I grew up as a Marvel kid. The only reason I picked up DC books was because I was in it for the pretty boys: Dick Grayson, Kyle Rayner, Tim Drake, and you know what I’m going to stop there before this turns into a thousand word essay about the Robins (but keep an eye out for that in the future). It wasn’t until much later when I really gave in to the whole DC Universe. When I first started working at Comics Unlimited I had a very basic knowledge of DC, I knew the main players and I roughly knew the big events but most of what I remembered was actually from the Justice League: Unlimited cartoon. Lainey sort of handled all the Crisis questions while I made a name for myself as a cauldron of X-Men facts. But being at the shop as a hungry comic fan is sort of like putting an alcoholic in a bar, there is so much to consume and so little time. People who love gin aren’t going to turn down a free beer.
After back reading an embarrassingly large amount of Batman solely for everyone but Bruce, I moved on to Green Lantern. This was both an incredible choice and a terrible mistake. Geoff John’s run was phenomenal, absolutely worth the 7 graphic novels I had to catch up on, however it set way too high a precedent for what I expected out of the rest of the universe. I found heroes that instantly became favorites (Huntress, Kilowog, Etrigan, and Black Canary) and I discovered a few titles that completely stole my heart: Secret Six, Blue Beetle, and Power Girl.
Oh, Karen Starr. You have won me over in more ways than I could count. She reminded me so much of Jennifer Walters (Marvel’s She-Hulk- cousin of Bruce Banner) and I was smitten. She was confident, smart, strong, and her beauty was almost a hindrance instead of a crutch. I don’t know how calm I would have been if I was not only from a different planet, which is fairly common for DCU, but from an alternate universe that was also destroyed. Talk about abandonment issues. AND it’s not as if this universe’s version of her had died, nope, Kara was still very much alive and doing her own thing. I probably would have locked myself away for a couple years, rocking back and forth in fetal position and then reemerged looking like Sirius Black after escaping Azkaban. Writers knew they had to distinguish Karen from Kara by making her look and act older, but in the land of comic books a “more mature” figure turned slutty real fast. Luckily, instead of ignoring it or making her change costumes, they played it up. They wrote her as a self-assured woman who wouldn’t tolerate anyone treating her other than the powerful hero she was; basically she was DC’s Beyoncé. She was…Kara Fierce*.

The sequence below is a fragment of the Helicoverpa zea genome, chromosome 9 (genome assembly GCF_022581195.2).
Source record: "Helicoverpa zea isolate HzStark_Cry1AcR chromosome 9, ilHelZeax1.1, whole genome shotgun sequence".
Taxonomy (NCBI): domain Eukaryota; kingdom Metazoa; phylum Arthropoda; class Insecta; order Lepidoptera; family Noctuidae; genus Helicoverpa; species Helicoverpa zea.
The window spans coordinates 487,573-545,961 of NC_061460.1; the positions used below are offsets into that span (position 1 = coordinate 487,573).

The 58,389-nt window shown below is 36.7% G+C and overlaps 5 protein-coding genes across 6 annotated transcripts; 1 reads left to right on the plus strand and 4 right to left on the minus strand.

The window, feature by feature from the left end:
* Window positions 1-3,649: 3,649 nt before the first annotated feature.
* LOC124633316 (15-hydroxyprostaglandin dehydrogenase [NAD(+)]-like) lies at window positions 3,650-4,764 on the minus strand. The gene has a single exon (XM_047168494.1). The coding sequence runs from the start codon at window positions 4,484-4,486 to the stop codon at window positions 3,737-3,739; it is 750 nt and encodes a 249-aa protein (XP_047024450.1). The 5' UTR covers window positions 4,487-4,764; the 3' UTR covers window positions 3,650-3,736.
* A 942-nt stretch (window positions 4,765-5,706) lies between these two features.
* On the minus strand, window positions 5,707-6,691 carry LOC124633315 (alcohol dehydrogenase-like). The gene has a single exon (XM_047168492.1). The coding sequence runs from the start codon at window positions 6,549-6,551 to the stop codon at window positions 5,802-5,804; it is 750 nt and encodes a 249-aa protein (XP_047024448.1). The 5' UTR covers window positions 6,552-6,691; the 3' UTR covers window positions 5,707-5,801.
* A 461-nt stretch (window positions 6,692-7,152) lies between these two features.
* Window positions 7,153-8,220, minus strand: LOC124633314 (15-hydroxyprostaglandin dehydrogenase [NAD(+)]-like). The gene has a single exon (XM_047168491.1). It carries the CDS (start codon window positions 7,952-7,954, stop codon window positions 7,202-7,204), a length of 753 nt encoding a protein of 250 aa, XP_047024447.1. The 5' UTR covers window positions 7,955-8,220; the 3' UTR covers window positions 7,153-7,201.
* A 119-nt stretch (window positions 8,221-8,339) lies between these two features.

Karen didn’t use her sexiness to get what she needed like Poison Ivy but she didn’t disregard it either, like it was a dirty secret. She wasn’t ashamed of her body and anyone that tried to make her feel like a one-dimensional object was subject to a swift ass-kicking. How could you not want to devour a book like that? Her solo book was brought to life by the adorable winning combination of Jimmy Palmiotti, Justin Gray, and Amanda Conner. Each issue was laced with humor, action, and oceans of emotions. I’ll admit when they left the book after a year, I did too. Even though I loved Karen I was still pretty new to this universe and I couldn’t stand the idea of a new writer mucking up this perfect book. Oh boy was I wrong, Judd Winick and Sam Basri took over and managed to keep the fun, light-hearted nature of the book and blend it seamlessly with the much darker storyline going on in Justice League: Generation Lost. I couldn’t believe it, Karen was still Karen. It was like running into an old friend that moved away to college.
Now here is when I might offend some people, just because I’m a woman doesn’t mean I instantly want to read mostly female superheroes. Maybe because I grew up with such an awesome mom, I just didn’t need any other ladies to look up to. I never poured over magazines full of airbrushed models and hated myself for not looking like them, I just saw them as breathing mannequins showcasing things I wanted to buy. Also, I am massively boy crazy. I want to read about boys, not because boys are better but because I want to look at their butts. Not every woman in comics is amazing and that’s why people saying Power Girl was only as important as her cup size upsets me so much. I’d bet that 3 out of 5 idiots that put that negative shit in the universe have probably never read a book about her but saw someone else say it on a YouTube comment and thought it was funny.
People who go out of their way to say stuff like that do it for attention and while I’m on the clock it’s not my place to correct them. If I’m at Best Buy and I overhear some assholes say that Lara Croft is just a bouncy bimbo I would probably call them assholes. I’m required to tolerate a lot of things at my store but smack-talking the closest thing DC has to Beyonce? Oh hell no.
*I refer to Karen Starr in the past tense because I am ignoring the New 52 version of her. Same goes for Jaime Reyes. Both of their books got canceled before the relaunch and then we never saw them again. RIP.